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Magazine
1966-12-01
Standard
1966-12-01
This SAE Standard serves as a guide for testing procedures of automotive 12 V storage batteries and as a publication providing information on container holddown configuration and terminal geometry. The ratings submitted are to be based on procedures described in this document. The ratings submitted must be of a level that when any subsequent significant sample is tested in accordance with this document, that at least 90% of the batteries shall meet the ratings. The choice of 90% compliance recognizes that batteries consist of many plates and require chemical-electrical formation procedures and small variations in test conditions and procedures can affect the performance of individual batteries. Future Considerations - In order to expedite the release of this revision of the Standard, several topic areas were deferred for consideration in future revisions. These items include, but may not be limited to, the following: post dimension modifications, battery technology agnosticism, and a new, more application relevant charge acceptance test.
Magazine
1966-10-01
Standard
1966-09-01
No scope available.
Standard
1966-08-15
This recommended practice sets forth the design objectives for handling qualities applicable to transport aircraft operating in the subsonic, transonic and supersonic speed range. These objectives are not necessarily applicable to rotor or VTOL aircraft.
Magazine
1966-08-01
Standard
1966-08-01
This Aerospace Information Report, (AIR) is intended to provide the sponsors of Aerospace Standards, (AS), with standard wording, formatting, and minimum environment and design requirements for use in the preparation of their document. The individual shall use only those parts of this AIR which apply to their particular document. The individual sponsor may expand the standard wording, especially under Sections 4, 5, and 6 as required. The paragraphs of this AIR shall be used verbatim wherever possible. Unless otherwise directed by SAE, cross referenced documents shall be called out by specific revision letter, e.g. "shall be in accordance with AS XXXXB." In addition, all non-SAE documents called out shall include the document title when initially identified. However, every effort shall be made to keep cross-referencing to an absolute minimum.
Standard
1966-07-01
This SAE Aerospace Standard (AS) defines the overall requirements applicable to oxygen flow indicating devices intended to operate in conjunction with an oxygen regulator and mask system. Flow indicators covered by this document are for use with pressure demand, diluter-demand and continuous flow oxygen systems.
Standard
1966-06-20
This technical report documents three surveys to determine realistic vibration requirements for skid control systems specifications and obtain updated vibration information for locations in aircraft where skid control system components are mounted.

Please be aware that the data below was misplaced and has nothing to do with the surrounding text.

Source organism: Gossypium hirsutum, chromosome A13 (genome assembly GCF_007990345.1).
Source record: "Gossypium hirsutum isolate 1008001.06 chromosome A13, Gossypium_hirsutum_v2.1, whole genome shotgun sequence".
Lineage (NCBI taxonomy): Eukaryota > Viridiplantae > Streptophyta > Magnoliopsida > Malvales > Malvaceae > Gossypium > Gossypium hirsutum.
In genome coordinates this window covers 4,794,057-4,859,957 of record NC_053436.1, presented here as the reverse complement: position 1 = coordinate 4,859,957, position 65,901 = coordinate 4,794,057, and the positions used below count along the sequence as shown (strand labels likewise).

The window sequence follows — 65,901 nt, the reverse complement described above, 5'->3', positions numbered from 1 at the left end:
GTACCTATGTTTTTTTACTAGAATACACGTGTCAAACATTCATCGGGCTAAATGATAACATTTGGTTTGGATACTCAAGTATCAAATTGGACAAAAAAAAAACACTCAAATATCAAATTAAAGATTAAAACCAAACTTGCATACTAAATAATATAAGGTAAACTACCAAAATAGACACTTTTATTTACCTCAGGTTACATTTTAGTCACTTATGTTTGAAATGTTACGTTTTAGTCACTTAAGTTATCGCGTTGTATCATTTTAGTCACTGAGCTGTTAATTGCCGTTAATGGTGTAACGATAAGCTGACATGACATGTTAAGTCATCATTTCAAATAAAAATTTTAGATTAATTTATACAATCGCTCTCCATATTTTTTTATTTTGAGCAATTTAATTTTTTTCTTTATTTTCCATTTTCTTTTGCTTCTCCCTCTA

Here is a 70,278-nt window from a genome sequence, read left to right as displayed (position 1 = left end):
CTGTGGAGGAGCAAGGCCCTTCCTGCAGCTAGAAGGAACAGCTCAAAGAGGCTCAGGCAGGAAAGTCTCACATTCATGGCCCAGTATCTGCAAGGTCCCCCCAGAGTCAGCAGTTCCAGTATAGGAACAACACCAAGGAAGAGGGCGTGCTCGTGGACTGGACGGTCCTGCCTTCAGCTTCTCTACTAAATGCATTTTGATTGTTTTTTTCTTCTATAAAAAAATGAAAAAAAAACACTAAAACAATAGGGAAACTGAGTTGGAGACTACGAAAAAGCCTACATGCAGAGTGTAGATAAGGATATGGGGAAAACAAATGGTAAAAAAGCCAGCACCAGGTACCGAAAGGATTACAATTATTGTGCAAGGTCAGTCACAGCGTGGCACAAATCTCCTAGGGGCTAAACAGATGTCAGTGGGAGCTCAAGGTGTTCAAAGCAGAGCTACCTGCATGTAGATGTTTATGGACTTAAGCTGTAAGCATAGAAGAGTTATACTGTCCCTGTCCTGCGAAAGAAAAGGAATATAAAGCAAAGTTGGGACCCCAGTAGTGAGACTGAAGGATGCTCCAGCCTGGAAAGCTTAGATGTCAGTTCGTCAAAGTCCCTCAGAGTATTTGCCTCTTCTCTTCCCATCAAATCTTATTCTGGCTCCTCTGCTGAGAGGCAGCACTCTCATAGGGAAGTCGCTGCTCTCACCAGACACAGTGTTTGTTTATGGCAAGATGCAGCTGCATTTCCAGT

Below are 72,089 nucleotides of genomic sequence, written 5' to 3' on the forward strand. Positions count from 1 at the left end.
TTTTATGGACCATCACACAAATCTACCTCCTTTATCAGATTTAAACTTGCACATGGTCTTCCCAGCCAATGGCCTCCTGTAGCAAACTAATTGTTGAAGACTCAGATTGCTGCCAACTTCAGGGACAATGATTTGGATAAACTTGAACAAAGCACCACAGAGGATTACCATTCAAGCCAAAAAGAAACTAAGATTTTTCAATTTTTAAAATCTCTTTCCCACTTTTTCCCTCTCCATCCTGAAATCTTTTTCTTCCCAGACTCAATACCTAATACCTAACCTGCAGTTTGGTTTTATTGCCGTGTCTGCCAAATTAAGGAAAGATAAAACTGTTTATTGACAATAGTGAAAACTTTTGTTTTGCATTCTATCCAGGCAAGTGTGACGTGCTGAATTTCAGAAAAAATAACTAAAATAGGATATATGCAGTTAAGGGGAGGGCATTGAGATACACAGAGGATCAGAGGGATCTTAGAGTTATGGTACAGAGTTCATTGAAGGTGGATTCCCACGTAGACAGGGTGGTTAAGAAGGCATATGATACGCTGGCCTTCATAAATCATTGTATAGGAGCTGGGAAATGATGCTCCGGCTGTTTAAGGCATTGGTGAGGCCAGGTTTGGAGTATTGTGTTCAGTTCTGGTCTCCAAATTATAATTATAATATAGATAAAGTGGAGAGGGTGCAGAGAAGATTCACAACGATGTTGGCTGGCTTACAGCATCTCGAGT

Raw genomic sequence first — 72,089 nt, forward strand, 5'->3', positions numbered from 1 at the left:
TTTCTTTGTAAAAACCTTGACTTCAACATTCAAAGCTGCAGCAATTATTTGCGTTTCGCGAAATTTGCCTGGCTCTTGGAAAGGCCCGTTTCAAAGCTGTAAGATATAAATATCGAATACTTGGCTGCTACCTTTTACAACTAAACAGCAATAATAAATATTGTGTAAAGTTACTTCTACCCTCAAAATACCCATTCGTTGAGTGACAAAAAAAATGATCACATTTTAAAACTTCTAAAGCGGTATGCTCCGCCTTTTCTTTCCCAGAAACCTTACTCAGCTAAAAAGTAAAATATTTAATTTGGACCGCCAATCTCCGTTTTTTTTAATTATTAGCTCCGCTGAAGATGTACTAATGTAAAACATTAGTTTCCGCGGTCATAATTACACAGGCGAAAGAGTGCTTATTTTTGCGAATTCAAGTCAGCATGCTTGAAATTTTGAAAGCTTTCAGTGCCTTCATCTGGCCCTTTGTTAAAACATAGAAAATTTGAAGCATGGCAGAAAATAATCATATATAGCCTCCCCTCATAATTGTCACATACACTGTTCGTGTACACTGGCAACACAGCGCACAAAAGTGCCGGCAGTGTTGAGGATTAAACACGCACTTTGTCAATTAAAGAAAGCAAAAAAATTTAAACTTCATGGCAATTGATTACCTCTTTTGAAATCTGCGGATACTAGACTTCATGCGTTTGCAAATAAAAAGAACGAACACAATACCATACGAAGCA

Magazine
1966-06-01
Standard
1966-06-01
This standard establishes the essential minimum safe performance standards for exhaust gas temperature instruments primarily for use with turbine powered, subsonic aircraft, the operation of which may subject the instruments to the environmental conditions specified in paragraph 3.3 et seq. The exhaust gas temperature instruments covered by this standard are of the electrical servonull balance type, actuated by varying emf output of one or more parallel connected Chromel-Alumel thermocouples.
Standard
1966-05-15
This standard covers three basic types of total-temperature-measuring instruments used as a means of determining the total temperature developed by adiabatic heating of the air due to motion of the aircraft through the air. This standard establishes essential minimum safe performance requirements for total temperature measuring instruments, primarily for use with turbine-powered subsonic transport aircraft, the operation of which may subject the instruments to the environmental conditions specified in this report.
Standard
1966-04-01
This document covers the general recommendations for cabin lighting in order to provide satisfactory illumination for, but not limited to: a. Boarding and deplaning b. Movement about the cabin c. Reading d. Use of lavatories e. Use of work areas f. Exiting under emergency conditions g. Using stowage compartments, coat rooms, and closets h. Using interior stairways and elevators (lifts)
Technical Paper
1966-02-01
R. C. Schmidt
Since standard highway trucks rarely include cold starting provisions as standard equipment, accessories must be provided to assist the starting. The author defines cold start with respect to temperature ranges, and then details equipment requirements for starting in each range. Available equipment is described, as is the operation of the engine after starting.